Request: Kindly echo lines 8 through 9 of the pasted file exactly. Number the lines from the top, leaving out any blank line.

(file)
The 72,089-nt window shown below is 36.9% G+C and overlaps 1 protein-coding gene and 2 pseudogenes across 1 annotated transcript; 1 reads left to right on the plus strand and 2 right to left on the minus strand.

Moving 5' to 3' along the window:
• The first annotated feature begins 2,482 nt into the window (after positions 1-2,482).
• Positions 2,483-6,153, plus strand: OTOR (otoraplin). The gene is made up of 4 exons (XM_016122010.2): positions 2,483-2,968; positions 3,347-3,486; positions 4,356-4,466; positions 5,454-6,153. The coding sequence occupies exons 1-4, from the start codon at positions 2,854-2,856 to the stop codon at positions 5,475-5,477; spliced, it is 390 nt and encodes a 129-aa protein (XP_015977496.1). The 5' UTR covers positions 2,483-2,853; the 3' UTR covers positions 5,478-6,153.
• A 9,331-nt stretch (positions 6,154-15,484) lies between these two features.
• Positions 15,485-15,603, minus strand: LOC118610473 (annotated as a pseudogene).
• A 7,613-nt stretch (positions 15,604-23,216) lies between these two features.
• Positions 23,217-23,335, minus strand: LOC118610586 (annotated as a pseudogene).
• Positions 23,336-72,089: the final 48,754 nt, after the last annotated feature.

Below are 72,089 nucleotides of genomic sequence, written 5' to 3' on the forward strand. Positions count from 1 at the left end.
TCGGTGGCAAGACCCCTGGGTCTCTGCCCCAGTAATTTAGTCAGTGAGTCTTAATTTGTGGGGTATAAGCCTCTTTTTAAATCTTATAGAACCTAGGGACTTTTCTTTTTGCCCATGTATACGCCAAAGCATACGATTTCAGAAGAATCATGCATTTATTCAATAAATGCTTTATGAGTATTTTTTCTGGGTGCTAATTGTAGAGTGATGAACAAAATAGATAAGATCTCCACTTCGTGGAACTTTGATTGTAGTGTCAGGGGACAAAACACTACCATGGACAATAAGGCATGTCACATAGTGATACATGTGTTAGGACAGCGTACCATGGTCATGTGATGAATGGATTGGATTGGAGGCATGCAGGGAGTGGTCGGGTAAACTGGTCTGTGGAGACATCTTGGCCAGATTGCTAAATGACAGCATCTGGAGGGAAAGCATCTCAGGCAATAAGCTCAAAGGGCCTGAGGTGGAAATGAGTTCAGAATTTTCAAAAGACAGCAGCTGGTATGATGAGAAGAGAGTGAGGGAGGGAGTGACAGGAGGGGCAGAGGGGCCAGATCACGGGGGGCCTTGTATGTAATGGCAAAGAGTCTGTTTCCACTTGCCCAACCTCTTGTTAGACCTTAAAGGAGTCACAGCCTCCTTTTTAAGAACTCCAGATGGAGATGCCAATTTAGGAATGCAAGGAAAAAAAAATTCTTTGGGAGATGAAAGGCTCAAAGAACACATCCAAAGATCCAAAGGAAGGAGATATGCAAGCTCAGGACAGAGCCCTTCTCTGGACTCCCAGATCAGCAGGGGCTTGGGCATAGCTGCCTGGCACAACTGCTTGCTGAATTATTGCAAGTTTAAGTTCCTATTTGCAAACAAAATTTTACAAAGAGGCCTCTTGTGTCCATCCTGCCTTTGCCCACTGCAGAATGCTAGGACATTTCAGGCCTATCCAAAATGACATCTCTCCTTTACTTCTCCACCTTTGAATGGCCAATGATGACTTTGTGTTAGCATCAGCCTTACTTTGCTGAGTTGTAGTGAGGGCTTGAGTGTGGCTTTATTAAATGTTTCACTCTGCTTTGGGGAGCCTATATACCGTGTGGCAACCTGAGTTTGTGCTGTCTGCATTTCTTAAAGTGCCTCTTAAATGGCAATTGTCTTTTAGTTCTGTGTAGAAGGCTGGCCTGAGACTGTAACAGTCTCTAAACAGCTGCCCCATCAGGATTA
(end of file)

• Positions 23,217-23,335, minus strand: LOC118610586 (annotated as a pseudogene).
• Positions 23,336-72,089: the final 48,754 nt, after the last annotated feature.